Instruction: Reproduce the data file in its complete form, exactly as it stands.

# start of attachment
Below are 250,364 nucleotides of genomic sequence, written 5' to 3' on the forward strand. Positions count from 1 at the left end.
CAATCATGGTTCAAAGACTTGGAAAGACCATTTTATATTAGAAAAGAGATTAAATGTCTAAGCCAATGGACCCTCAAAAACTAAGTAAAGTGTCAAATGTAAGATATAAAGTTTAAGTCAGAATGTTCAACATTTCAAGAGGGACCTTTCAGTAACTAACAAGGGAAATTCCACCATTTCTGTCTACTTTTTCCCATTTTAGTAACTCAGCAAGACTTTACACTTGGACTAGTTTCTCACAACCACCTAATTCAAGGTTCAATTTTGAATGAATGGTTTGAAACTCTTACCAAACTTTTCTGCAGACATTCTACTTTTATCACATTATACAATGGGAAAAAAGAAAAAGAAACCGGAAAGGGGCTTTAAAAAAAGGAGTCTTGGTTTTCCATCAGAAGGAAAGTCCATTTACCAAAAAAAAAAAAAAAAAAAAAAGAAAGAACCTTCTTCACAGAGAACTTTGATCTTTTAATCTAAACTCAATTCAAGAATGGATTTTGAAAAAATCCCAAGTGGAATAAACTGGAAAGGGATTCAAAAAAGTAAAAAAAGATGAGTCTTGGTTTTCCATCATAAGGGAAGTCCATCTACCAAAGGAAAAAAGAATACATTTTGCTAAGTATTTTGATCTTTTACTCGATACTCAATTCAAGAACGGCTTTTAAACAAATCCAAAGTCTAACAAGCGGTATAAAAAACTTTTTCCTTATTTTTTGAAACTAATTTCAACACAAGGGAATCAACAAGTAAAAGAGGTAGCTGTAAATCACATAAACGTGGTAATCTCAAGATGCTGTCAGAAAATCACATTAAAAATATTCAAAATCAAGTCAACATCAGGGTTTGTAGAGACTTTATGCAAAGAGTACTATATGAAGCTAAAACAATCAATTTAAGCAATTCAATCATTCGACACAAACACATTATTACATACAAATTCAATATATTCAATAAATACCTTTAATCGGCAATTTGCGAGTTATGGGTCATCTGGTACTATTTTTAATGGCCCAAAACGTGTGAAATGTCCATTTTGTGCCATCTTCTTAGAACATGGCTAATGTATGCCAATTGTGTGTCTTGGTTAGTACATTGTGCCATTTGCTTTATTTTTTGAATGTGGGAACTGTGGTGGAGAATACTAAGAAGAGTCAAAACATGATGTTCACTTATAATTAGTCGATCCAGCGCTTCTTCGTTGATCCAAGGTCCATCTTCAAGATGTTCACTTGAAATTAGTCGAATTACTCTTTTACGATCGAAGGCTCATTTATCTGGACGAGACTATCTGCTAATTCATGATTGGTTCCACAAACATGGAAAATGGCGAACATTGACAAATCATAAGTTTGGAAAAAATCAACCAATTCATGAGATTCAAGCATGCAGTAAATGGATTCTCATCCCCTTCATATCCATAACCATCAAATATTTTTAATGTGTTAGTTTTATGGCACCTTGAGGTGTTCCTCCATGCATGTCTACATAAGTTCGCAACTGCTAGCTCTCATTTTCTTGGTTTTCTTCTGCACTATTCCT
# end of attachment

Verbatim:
Below are 250,364 nucleotides of genomic sequence, written 5' to 3' on the forward strand. Positions count from 1 at the left end.
CAATCATGGTTCAAAGACTTGGAAAGACCATTTTATATTAGAAAAGAGATTAAATGTCTAAGCCAATGGACCCTCAAAAACTAAGTAAAGTGTCAAATGTAAGATATAAAGTTTAAGTCAGAATGTTCAACATTTCAAGAGGGACCTTTCAGTAACTAACAAGGGAAATTCCACCATTTCTGTCTACTTTTTCCCATTTTAGTAACTCAGCAAGACTTTACACTTGGACTAGTTTCTCACAACCACCTAATTCAAGGTTCAATTTTGAATGAATGGTTTGAAACTCTTACCAAACTTTTCTGCAGACATTCTACTTTTATCACATTATACAATGGGAAAAAAGAAAAAGAAACCGGAAAGGGGCTTTAAAAAAAGGAGTCTTGGTTTTCCATCAGAAGGAAAGTCCATTTACCAAAAAAAAAAAAAAAAAAAAAAGAAAGAACCTTCTTCACAGAGAACTTTGATCTTTTAATCTAAACTCAATTCAAGAATGGATTTTGAAAAAATCCCAAGTGGAATAAACTGGAAAGGGATTCAAAAAAGTAAAAAAAGATGAGTCTTGGTTTTCCATCATAAGGGAAGTCCATCTACCAAAGGAAAAAAGAATACATTTTGCTAAGTATTTTGATCTTTTACTCGATACTCAATTCAAGAACGGCTTTTAAACAAATCCAAAGTCTAACAAGCGGTATAAAAAACTTTTTCCTTATTTTTTGAAACTAATTTCAACACAAGGGAATCAACAAGTAAAAGAGGTAGCTGTAAATCACATAAACGTGGTAATCTCAAGATGCTGTCAGAAAATCACATTAAAAATATTCAAAATCAAGTCAACATCAGGGTTTGTAGAGACTTTATGCAAAGAGTACTATATGAAGCTAAAACAATCAATTTAAGCAATTCAATCATTCGACACAAACACATTATTACATACAAATTCAATATATTCAATAAATACCTTTAATCGGCAATTTGCGAGTTATGGGTCATCTGGTACTATTTTTAATGGCCCAAAACGTGTGAAATGTCCATTTTGTGCCATCTTCTTAGAACATGGCTAATGTATGCCAATTGTGTGTCTTGGTTAGTACATTGTGCCATTTGCTTTATTTTTTGAATGTGGGAACTGTGGTGGAGAATACTAAGAAGAGTCAAAACATGATGTTCACTTATAATTAGTCGATCCAGCGCTTCTTCGTTGATCCAAGGTCCATCTTCAAGATGTTCACTTGAAATTAGTCGAATTACTCTTTTACGATCGAAGGCTCATTTATCTGGACGAGACTATCTGCTAATTCATGATTGGTTCCACAAACATGGAAAATGGCGAACATTGACAAATCATAAGTTTGGAAAAAATCAACCAATTCATGAGATTCAAGCATGCAGTAAATGGATTCTCATCCCCTTCATATCCATAACCATCAAATATTTTTAATGTGTTAGTTTTATGGCACCTTGAGGTGTTCCTCCATGCATGTCTACATAAGTTCGCAACTGCTAGCTCTCATTTTCTTGGTTTTCTTCTGCACTATTCCT